September 18, 2012 by Aidan Brack
The Plot: The TARDIS brings the Doctor and Mary Shelley to the continent of Zelonia, on the frontier world Draxine – where, many moons ago, the twin citystates of Garrak and Stronghaven bore testament to mankind’s colonial spirit.
That was before the sinister death cult of Garrak’s President Harmon took hold – and Garrak annihilated itself, utterly, in an apocalyptic explosion. Before the bones of Garrak’s dead came back to life, and its skeletal citizens began marching, marching, marching on Stronghaven itself.
But what do they want, this army of death? And can anything stop them? In search of answers, the Doctor and Mary must journey into the dead heart of a dead city to face a terrifying adversary, whose ambitions transcend the stuff of life itself.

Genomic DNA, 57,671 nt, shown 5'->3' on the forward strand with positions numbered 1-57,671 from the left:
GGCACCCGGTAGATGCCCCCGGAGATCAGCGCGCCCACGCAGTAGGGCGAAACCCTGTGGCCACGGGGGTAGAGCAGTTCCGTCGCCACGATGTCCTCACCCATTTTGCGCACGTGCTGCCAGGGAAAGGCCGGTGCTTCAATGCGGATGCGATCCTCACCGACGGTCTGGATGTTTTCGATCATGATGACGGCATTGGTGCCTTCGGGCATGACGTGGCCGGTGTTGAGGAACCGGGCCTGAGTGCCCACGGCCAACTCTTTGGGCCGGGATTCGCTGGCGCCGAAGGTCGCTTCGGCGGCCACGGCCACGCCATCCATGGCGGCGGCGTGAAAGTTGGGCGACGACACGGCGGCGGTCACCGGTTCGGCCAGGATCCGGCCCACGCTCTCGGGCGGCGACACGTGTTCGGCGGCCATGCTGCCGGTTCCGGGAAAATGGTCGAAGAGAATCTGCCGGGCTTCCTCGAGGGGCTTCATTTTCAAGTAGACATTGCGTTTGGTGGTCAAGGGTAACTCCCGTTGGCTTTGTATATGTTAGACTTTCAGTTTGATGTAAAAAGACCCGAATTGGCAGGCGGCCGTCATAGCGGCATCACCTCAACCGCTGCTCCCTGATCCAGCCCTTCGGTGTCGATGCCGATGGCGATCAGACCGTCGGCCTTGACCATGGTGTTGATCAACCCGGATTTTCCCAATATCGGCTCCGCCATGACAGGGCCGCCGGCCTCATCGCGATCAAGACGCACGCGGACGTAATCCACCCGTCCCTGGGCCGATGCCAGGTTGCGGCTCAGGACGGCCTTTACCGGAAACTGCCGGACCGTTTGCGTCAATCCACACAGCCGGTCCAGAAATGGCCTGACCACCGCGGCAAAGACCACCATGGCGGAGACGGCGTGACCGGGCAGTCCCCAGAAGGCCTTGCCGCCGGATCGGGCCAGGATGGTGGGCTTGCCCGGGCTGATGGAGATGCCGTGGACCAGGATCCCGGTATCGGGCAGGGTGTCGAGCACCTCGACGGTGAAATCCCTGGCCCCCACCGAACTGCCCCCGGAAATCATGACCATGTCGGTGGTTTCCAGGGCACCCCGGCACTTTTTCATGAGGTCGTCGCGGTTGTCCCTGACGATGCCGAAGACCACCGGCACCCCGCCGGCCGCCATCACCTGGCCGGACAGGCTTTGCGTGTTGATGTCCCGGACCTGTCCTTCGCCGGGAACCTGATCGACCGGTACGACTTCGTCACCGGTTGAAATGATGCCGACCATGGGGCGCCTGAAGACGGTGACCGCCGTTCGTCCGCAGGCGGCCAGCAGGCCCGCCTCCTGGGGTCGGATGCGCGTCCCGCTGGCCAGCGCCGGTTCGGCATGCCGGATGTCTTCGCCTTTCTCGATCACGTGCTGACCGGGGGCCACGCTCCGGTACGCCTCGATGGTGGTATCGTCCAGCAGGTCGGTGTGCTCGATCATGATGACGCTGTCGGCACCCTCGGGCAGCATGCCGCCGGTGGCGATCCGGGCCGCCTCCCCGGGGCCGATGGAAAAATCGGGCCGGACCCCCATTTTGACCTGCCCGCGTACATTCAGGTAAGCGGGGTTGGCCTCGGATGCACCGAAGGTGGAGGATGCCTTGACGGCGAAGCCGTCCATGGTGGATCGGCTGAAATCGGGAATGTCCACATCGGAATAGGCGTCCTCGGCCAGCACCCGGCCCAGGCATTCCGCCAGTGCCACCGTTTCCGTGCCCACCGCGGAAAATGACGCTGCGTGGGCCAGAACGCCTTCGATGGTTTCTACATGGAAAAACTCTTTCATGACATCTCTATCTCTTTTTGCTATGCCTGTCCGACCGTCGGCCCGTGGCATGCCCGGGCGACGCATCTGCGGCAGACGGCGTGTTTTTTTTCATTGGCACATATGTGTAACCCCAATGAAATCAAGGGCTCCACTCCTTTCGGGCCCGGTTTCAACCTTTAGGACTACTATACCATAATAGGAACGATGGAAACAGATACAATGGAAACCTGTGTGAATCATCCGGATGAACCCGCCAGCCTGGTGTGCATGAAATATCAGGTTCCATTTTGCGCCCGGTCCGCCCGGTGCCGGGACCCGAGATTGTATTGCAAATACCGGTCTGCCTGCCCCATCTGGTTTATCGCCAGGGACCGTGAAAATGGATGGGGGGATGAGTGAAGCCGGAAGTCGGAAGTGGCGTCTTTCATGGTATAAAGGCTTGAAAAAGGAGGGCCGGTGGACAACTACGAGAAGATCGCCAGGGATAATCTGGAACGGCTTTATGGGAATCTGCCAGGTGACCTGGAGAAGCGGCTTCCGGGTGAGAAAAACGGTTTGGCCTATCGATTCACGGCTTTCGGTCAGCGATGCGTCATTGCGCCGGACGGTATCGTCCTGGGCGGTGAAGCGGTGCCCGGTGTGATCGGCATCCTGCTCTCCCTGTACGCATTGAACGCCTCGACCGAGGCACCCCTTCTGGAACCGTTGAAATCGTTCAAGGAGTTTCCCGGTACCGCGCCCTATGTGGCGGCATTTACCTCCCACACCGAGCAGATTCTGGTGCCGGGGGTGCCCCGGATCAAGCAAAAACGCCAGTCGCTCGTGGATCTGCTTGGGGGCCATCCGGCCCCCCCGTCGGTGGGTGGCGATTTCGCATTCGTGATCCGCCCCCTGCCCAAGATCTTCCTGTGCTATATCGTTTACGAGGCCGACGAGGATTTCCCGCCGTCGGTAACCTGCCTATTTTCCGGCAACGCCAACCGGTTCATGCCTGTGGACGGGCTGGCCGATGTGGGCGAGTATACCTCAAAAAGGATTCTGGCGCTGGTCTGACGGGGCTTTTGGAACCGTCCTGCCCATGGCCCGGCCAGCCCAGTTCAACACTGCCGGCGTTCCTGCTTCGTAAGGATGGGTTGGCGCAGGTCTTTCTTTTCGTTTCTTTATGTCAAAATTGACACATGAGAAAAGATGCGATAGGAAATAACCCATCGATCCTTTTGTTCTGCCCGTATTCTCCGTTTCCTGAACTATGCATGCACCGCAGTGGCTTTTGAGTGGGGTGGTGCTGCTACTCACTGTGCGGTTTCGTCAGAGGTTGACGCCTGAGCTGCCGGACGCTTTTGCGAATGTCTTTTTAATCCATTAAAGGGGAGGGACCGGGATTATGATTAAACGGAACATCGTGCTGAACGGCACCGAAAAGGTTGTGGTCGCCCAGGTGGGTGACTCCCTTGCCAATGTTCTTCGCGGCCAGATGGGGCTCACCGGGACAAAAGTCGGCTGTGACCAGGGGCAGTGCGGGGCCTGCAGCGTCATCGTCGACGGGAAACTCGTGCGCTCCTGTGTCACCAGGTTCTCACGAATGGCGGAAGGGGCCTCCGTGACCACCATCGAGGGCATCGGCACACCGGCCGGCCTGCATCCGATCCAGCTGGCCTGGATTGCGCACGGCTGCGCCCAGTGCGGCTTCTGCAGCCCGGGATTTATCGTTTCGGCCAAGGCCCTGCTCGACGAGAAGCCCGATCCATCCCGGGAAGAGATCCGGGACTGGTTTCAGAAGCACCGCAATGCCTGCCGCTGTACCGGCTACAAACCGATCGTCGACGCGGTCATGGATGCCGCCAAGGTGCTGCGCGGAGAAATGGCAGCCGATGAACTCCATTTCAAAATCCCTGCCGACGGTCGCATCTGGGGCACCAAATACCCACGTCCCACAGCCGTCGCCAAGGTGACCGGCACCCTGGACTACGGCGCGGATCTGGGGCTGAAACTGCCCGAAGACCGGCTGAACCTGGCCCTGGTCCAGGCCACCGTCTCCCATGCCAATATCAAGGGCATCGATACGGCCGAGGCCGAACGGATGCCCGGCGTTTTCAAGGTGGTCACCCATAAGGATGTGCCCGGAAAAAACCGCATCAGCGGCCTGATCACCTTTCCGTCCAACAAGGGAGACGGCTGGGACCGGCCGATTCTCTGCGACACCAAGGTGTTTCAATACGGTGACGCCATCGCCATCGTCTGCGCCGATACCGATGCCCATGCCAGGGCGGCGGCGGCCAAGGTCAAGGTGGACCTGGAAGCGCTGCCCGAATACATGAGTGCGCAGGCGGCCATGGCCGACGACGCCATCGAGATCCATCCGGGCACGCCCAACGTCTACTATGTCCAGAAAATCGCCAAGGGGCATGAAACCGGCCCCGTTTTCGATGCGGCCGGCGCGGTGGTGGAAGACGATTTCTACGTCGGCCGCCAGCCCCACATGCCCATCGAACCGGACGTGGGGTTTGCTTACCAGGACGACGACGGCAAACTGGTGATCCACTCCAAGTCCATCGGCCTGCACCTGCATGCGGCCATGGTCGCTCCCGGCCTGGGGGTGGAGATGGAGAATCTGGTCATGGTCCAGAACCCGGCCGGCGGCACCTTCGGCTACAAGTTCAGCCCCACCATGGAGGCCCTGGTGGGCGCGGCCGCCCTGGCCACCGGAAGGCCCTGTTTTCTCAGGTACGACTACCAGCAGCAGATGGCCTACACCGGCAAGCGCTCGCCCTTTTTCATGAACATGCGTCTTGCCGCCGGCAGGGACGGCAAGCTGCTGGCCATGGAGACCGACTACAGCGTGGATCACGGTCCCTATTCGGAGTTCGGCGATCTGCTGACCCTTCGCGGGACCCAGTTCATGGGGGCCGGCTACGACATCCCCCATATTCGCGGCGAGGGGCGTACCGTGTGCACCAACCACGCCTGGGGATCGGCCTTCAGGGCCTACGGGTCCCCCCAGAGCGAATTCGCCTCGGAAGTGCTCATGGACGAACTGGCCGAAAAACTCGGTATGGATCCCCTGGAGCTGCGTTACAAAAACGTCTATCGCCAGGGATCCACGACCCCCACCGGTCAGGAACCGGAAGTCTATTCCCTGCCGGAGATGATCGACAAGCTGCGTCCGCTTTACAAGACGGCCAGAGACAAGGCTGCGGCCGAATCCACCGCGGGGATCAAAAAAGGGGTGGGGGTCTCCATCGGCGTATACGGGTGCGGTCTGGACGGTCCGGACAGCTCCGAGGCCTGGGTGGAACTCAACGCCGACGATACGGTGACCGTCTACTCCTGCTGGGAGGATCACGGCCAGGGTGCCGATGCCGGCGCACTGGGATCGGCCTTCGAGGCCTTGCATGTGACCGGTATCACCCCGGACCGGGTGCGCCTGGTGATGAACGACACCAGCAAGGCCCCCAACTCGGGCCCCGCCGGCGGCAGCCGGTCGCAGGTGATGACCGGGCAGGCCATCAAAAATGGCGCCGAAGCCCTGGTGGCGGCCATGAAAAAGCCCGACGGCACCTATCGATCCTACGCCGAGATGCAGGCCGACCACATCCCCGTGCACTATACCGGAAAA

You cannot stop death. Death is relentless. Death never gives up until it gets what it wants.
The Production: I found the first two releases in this initial trilogy of full-length adventures for the Eighth Doctor and Mary Shelley to be frustratingly inconsistent. After getting off to a fabulous start with an imaginative and atmospheric outing in Vienna, the second installment fell short of the mark for me lacking the complexity and vibrancy of the first.
Still, in spite of some of the disappointments one of the successes of those first two stories had been the character of Mary and her friendship with the Doctor which, to my pleasure, turns out to be a strong focus for this story which is just as well because its skeleton hordes invading a city plotline never really grabbed me.